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Dutch cooperative charts way for reintroduction of madder culture
New opportunities for natural dyes
Tags: Excerpts from the Windmill
STEENBERGEN, North Brabant – Synthetic colouring agents killed the viability of the madder crops in the late 1800s. With the rising interest in natural colouring agents Turks rood, as it once was known, is making a comeback in Dutch agriculture. The Steenbergen-based farmers cooperative Rubia Pigmenta Naturalia BV is spearheading the reintroduction with an 100 hectare crop. Meekrap as it is called in Dutch, at one time was grown particularly in Zeeland, the South Holland islands and Noord-Brabant and was used by textile producers for centuries.
Harvested for its roots, madder – Rubia tinctorum – grows to a height of 60 to 90 centimetres (roughly two to three feet) and blossoms with small yellow flowers. The plant’s roots with a maximum of one metre go deeper and contain a red substance which the cooperative grinds to powder. Last year’s harvest netted 3,000 kilogram a hectare, about fifty percent higher than had been anticipated. Madder is seen by farmers as a substitute to sugar beets, an increasingly unattractive crop.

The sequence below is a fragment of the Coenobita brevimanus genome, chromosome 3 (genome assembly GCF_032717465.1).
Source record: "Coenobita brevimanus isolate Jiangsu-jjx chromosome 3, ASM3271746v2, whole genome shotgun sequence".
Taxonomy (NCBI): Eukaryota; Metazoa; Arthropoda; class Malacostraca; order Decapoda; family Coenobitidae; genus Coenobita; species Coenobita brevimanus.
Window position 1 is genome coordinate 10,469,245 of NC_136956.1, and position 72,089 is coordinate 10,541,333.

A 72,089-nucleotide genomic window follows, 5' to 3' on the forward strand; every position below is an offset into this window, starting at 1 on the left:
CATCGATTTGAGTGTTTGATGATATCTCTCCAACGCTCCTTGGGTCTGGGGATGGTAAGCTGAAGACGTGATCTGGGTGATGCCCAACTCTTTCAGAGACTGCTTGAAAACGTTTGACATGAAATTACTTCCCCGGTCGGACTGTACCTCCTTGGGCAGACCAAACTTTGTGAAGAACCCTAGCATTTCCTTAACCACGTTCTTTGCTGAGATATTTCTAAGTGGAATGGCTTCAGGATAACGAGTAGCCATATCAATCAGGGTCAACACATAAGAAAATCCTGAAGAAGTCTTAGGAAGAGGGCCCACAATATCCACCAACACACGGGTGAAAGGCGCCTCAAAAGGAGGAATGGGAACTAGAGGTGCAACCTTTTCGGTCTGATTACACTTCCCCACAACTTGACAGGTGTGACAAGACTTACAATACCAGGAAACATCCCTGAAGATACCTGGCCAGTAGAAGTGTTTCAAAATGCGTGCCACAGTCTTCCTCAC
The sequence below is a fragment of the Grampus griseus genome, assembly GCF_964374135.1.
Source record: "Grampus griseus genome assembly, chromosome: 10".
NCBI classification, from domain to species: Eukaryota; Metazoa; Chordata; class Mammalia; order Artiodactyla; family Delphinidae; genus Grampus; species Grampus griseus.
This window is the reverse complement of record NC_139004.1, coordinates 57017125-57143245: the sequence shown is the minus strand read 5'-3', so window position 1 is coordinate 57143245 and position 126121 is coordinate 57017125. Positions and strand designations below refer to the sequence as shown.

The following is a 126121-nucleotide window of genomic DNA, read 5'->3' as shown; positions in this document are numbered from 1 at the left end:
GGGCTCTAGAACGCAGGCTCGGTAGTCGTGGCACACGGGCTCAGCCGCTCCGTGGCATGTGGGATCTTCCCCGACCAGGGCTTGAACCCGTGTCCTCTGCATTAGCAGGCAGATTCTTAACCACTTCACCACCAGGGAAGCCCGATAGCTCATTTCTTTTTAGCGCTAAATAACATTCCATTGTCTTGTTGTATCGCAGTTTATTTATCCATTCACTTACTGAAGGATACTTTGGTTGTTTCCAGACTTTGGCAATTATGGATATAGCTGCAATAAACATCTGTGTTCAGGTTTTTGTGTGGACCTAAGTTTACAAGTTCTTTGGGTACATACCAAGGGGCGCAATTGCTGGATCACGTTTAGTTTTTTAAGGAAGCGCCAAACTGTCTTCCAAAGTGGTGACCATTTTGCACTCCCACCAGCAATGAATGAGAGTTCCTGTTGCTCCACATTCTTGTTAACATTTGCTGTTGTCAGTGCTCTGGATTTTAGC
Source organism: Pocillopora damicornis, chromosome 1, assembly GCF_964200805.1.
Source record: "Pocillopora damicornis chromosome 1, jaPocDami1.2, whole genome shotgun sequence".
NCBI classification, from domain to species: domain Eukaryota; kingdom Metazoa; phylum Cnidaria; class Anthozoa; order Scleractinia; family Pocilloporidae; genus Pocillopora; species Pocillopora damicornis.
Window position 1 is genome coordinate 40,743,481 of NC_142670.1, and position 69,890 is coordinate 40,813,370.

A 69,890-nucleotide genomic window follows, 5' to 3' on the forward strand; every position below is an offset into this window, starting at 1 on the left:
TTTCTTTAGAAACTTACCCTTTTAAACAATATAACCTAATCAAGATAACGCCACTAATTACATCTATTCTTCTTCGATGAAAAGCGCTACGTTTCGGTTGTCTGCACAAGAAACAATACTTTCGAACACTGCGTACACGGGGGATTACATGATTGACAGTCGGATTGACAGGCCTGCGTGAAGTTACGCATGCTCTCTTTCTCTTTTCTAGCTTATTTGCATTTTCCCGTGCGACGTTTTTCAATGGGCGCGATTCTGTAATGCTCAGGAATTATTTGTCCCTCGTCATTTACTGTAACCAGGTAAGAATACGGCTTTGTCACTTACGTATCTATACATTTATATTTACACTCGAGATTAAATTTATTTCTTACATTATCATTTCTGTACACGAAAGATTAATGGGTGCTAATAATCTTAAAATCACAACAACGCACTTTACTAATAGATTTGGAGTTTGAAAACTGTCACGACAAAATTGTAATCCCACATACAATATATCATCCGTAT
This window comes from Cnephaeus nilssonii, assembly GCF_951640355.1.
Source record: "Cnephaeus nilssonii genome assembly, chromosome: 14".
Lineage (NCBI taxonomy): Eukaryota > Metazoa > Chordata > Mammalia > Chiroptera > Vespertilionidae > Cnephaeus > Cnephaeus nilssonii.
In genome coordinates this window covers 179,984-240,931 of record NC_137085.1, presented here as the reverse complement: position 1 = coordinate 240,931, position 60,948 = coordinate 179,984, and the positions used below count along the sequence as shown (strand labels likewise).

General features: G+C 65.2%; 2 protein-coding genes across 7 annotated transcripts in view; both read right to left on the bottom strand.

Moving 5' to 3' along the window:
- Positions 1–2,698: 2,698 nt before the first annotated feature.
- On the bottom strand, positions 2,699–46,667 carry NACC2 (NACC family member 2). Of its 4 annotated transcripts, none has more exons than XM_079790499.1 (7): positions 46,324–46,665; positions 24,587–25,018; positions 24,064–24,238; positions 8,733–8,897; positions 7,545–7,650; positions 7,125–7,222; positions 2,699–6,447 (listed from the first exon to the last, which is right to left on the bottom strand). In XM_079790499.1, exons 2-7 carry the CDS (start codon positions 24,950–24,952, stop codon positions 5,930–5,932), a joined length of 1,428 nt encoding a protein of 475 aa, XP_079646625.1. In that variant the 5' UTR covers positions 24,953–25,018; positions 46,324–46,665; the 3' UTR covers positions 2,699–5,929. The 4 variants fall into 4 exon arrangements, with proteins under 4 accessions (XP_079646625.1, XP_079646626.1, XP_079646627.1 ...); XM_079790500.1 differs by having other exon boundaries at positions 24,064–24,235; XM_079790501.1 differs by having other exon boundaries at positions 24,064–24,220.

Used for dying leather and textiles, madder also has medicinal value. In antiquity, the Greeks and the Romans also used madder to treat rheumatism and other ailments.
Professor A. Capelle, who had taught industrial processes of agricultural crops for a number of years, discovered information among the papers of a grand-aunt about the madder culture in his ancestral province of Zeeland, arousing his professional curiosity. Since the madder culture had disappeared from the Netherlands over a century ago, he researched its history before promoting his madder culture concept to farmers and industrialists. According to Capelle, the culture needs to be totally rediscovered and requires pioneering by his group of 25 farmers.
The cooperative provides its members with the cuttings. They plant these with machines also used for other crops. Growers harvest the crop with equipment designed for the asparagus industry. Madder takes two to three years to mature.
Formerly a fairly lucrative but back-breaking culture, migrants from the Goeree town of Ouddorp who had helped to reclaim the Texel wetlands introduced the crop there in the mid 1800s. Goeree growers used to dry the madder in special buildings in their fields of which some remnants have survived.
It also has been suggested that the demise of the madder culture, was one of the reasons behind wholesale emigration from notably Ouddorp. Many families left Goeree when Dutch agricultural crops such as grain lost its competitive edge to the USA and the Ukraine and synthetic innovations in the 1870s upstaged the viability of the madder culture (prices dropped from 25 guilders to 16 for 100 pounds of refined madder).
Rubia Pigmenta management has taken its product to leather and textiles tradeshows where the industries have shown a keen interest. If this holds, the Netherlands perhaps will lead the way with an agricultural commodity which never should have disappeared in the first place.